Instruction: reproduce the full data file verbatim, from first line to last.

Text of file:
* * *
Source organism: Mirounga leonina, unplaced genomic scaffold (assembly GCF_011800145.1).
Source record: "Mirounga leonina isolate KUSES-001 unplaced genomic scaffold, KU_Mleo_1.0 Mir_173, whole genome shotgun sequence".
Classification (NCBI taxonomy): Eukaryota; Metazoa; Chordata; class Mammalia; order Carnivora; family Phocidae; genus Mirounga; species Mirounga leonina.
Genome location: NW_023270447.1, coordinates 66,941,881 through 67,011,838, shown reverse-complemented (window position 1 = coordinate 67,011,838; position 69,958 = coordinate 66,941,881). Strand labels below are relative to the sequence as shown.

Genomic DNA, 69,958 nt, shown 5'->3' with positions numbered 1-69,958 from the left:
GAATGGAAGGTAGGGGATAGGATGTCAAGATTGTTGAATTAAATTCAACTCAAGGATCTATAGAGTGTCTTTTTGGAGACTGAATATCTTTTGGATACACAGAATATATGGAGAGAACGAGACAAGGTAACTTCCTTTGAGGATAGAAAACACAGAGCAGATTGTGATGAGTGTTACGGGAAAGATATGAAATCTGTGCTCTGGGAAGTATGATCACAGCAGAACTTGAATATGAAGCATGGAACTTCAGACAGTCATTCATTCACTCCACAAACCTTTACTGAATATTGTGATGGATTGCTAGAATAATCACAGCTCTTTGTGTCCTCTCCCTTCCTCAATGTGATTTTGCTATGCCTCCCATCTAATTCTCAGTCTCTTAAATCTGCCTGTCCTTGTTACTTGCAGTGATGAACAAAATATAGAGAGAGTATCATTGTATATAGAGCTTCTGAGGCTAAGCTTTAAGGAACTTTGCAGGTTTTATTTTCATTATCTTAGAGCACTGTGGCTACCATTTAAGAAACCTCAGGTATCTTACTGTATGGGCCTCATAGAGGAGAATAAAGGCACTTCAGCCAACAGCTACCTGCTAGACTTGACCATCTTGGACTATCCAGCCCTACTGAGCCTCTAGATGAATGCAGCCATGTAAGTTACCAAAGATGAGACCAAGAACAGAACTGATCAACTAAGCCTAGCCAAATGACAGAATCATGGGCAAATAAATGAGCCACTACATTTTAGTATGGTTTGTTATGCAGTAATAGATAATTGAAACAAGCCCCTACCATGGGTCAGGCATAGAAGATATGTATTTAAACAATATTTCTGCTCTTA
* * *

Source organism: Mirounga leonina, unplaced genomic scaffold (assembly GCF_011800145.1).
Source record: "Mirounga leonina isolate KUSES-001 unplaced genomic scaffold, KU_Mleo_1.0 Mir_173, whole genome shotgun sequence".
Classification (NCBI taxonomy): Eukaryota; Metazoa; Chordata; class Mammalia; order Carnivora; family Phocidae; genus Mirounga; species Mirounga leonina.
Genome location: NW_023270447.1, coordinates 66,941,881 through 67,011,838, shown reverse-complemented (window position 1 = coordinate 67,011,838; position 69,958 = coordinate 66,941,881). Strand labels below are relative to the sequence as shown.

Genomic DNA, 69,958 nt, shown 5'->3' with positions numbered 1-69,958 from the left:
GAATGGAAGGTAGGGGATAGGATGTCAAGATTGTTGAATTAAATTCAACTCAAGGATCTATAGAGTGTCTTTTTGGAGACTGAATATCTTTTGGATACACAGAATATATGGAGAGAACGAGACAAGGTAACTTCCTTTGAGGATAGAAAACACAGAGCAGATTGTGATGAGTGTTACGGGAAAGATATGAAATCTGTGCTCTGGGAAGTATGATCACAGCAGAACTTGAATATGAAGCATGGAACTTCAGACAGTCATTCATTCACTCCACAAACCTTTACTGAATATTGTGATGGATTGCTAGAATAATCACAGCTCTTTGTGTCCTCTCCCTTCCTCAATGTGATTTTGCTATGCCTCCCATCTAATTCTCAGTCTCTTAAATCTGCCTGTCCTTGTTACTTGCAGTGATGAACAAAATATAGAGAGAGTATCATTGTATATAGAGCTTCTGAGGCTAAGCTTTAAGGAACTTTGCAGGTTTTATTTTCATTATCTTAGAGCACTGTGGCTACCATTTAAGAAACCTCAGGTATCTTACTGTATGGGCCTCATAGAGGAGAATAAAGGCACTTCAGCCAACAGCTACCTGCTAGACTTGACCATCTTGGACTATCCAGCCCTACTGAGCCTCTAGATGAATGCAGCCATGTAAGTTACCAAAGATGAGACCAAGAACAGAACTGATCAACTAAGCCTAGCCAAATGACAGAATCATGGGCAAATAAATGAGCCACTACATTTTAGTATGGTTTGTTATGCAGTAATAGATAATTGAAACAAGCCCCTACCATGGGTCAGGCATAGAAGATATGTATTTAAACAATATTTCTGCTCTTA